Introducing Your Pet to a Baby

Many family pets are the “babies” of the family and are used to being the center of attention. If you are expecting a baby, it is important to prepare all the members of your household, including your pet, for the baby’s arrival.

Understanding your pet’s behavior and addressing training and behavior issues prior to the baby's arrival will help make the transition less stressful—and safer—for everyone.

Before the Baby’s Arrival

  • You may want to gradually alter your schedule to reflect a realistic post-baby routine. This is helpful when the pet is especially attached to the mother-to-be. Have another family member develop a close relationship with the pet so that it won’t feel neglected.
  • Use a doll to get your pet accustomed to baby-related activities, such as feeding, diapering, and walks.
  • Play with the baby’s toys, swing, or other items that make noise so that they won’t be unfamiliar to your pet.
  • If your pet will not be allowed in the baby’s room, install a baby gate or screen door ahead of time to allow the pet to get used to this new off-limits area without directly associating it with the baby’s arrival. Also, barriers that allow the pet to see and hear the baby will make it feel less separated from the family.
  • To discourage the pet from jumping into the crib or onto the changing table, use double-sided sticky tape or motion-activated sound alarms.
  • Use baby powder or lotion to get the pet accustomed to baby-related smells.
  • Talk to your pet about the baby, using the baby’s name if you have selected one.
  • Invite friends with infants over to socialize with your pet. Closely supervise all interaction.
  • Make sure your pet will be cared for while you are at the hospital.
  • Have your veterinarian perform a health exam and make sure the pet is up to date on its vaccinations.
  • Get your pet accustomed to regular nail trims.

When the Baby Comes Home

  • Prior to coming home with the baby, send a relative or friend home with a blanket or other object that has the baby’s scent on it to get your pet used to it.
  • When the baby arrives home, have someone on hand to hold the baby so that the adults can greet the pets.
  • Introduce the pet to the baby in a calm, quiet environment. Never force your pet to go to the baby.
  • Give your pet treats and praise to reward its good behavior around the baby. Making the baby/pet interactions positive will benefit both and your pet will feel less threatened. Always supervise any interaction between a baby and a pet and never leave them alone together.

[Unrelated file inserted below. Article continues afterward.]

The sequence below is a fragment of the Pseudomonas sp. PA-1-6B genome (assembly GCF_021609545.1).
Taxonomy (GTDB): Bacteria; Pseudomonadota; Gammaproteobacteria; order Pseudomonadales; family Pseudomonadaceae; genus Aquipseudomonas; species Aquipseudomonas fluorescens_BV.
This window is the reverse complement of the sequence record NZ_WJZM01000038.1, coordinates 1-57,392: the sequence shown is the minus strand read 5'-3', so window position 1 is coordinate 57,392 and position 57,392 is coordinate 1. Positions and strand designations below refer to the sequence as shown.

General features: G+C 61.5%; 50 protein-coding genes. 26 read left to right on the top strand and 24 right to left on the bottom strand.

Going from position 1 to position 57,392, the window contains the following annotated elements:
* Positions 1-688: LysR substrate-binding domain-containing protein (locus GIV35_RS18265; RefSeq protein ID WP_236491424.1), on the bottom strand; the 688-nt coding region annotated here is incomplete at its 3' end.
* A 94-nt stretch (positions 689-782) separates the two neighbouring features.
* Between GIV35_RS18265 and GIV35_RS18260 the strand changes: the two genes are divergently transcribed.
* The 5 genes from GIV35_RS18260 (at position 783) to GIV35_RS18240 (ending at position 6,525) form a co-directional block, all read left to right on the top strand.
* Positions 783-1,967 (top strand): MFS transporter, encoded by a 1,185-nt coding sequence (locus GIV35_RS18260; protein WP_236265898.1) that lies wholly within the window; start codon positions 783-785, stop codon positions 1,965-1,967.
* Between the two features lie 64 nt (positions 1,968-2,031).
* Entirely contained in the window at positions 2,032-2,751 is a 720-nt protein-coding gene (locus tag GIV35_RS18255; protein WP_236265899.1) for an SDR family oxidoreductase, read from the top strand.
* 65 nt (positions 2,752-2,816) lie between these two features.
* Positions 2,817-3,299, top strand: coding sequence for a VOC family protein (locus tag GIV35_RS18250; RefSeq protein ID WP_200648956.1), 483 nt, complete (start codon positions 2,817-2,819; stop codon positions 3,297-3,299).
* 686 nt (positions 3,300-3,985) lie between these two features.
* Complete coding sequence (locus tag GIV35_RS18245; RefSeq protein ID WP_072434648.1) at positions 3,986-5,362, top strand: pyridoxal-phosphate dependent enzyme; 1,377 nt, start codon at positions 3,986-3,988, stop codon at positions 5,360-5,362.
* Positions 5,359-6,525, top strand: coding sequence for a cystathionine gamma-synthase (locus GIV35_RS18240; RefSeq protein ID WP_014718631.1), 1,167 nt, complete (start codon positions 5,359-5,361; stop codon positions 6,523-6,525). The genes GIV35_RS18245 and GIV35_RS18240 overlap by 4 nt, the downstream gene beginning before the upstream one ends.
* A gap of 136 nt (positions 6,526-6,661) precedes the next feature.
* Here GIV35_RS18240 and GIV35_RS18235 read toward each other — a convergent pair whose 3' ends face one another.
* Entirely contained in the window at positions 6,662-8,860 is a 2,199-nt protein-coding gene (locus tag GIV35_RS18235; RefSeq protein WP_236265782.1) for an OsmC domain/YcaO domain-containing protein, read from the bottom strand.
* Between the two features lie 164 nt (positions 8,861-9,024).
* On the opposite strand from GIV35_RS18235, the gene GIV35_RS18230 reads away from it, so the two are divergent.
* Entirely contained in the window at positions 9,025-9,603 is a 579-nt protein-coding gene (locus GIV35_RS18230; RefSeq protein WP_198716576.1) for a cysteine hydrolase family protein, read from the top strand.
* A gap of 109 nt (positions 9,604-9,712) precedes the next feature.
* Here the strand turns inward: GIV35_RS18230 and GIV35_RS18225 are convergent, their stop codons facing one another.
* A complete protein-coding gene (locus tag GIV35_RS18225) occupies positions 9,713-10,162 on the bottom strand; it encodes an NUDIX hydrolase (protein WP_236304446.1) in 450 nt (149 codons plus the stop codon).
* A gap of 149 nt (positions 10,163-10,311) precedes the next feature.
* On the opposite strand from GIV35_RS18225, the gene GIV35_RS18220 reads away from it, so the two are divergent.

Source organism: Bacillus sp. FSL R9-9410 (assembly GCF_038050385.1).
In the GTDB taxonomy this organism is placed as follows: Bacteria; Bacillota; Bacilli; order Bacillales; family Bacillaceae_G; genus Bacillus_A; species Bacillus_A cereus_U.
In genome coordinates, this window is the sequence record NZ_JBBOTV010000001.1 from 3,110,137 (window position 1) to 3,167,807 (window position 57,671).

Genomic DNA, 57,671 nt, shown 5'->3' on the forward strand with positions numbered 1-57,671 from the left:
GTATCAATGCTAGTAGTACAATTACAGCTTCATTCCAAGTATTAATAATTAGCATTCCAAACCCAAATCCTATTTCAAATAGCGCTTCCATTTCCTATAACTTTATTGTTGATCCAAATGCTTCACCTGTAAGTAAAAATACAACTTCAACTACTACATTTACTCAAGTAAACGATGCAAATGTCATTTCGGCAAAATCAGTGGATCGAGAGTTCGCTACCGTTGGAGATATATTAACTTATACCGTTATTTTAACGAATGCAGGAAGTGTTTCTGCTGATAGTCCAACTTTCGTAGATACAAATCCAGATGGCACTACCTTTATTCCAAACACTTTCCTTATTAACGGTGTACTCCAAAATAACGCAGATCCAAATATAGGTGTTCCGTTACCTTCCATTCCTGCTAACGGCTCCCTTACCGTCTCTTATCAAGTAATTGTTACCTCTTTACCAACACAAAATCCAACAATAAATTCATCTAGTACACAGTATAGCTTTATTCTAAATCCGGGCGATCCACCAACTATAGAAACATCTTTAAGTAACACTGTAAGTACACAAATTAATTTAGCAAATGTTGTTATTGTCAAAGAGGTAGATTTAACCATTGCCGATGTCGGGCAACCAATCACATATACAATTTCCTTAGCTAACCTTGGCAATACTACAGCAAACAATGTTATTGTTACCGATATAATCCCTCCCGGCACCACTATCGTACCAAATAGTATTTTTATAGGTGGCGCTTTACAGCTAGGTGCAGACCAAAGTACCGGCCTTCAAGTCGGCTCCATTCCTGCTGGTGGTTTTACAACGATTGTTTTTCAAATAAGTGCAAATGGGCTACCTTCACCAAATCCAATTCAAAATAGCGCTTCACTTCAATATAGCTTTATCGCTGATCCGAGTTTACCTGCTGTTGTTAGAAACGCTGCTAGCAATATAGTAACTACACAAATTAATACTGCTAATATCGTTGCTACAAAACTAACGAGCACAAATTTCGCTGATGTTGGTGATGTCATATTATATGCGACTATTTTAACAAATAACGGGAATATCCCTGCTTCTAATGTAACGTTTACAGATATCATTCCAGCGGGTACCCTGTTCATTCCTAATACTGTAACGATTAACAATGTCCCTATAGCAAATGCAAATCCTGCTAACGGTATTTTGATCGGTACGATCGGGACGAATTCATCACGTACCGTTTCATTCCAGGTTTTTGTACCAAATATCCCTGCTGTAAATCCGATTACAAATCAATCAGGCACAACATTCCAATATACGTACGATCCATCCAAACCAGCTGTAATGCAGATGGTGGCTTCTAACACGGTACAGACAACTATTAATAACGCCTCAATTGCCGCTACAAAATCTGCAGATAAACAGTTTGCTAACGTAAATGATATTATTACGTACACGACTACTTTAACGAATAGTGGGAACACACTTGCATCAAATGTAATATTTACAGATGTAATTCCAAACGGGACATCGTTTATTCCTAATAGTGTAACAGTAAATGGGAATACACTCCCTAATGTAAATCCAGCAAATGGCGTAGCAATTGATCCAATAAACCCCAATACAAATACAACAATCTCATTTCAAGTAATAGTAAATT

• When your pet approaches the baby, don’t jerk or pull the baby away. This may send the message that the baby is something to be feared. Again, supervision is key; if your pet shows any inappropriate behavior, interrupt it, but don’t punish, and be sure to address any behavior problems quickly before they become unmanageable. Always consult your veterinarian with any concerns you may have.
  • Try to maintain the pet’s regular daily routine, including exercise. Spending some quality one-on-one time with your pet each day will help the pet from becoming stressed about the noisy new addition to the family.

Dogs & Baby: What to Watch For

A baby is a new member of the pack, which a dog may see as being lower in the order than it. A dog may display dominant behaviors or fear-related aggression toward a baby. Watch for signs of aggression such as growling, ears down or laid back, and crouching. Always separate the dog from the baby if it displays these behaviors. Over time the dog should become accustomed to the child. However, some dogs never do, and their interactions will need to be closely supervised even as the child gets older. Dogs are highly social animals that are also prone to depression due to reduced attention from their owners. Socialization activities can improve your dog's behavior around your child.

Cats & Baby: What to Watch For

As cats have different social structures than dogs and don’t run in packs, most will ignore a baby altogether, although some cats are highly attached to their owners and may become depressed or anxious about the new addition. If your cat starts scratching or spraying or behaving differently, consult with your veterinarian to rule out medical causes first; he or she can also suggest behavior modification tools to address these issues.

Published: March 9, 2009;    Updated:

Filed Under: Safety, Behavior Socialization, Cats, Dogs

Author: Oregon Veterinary Medical Association

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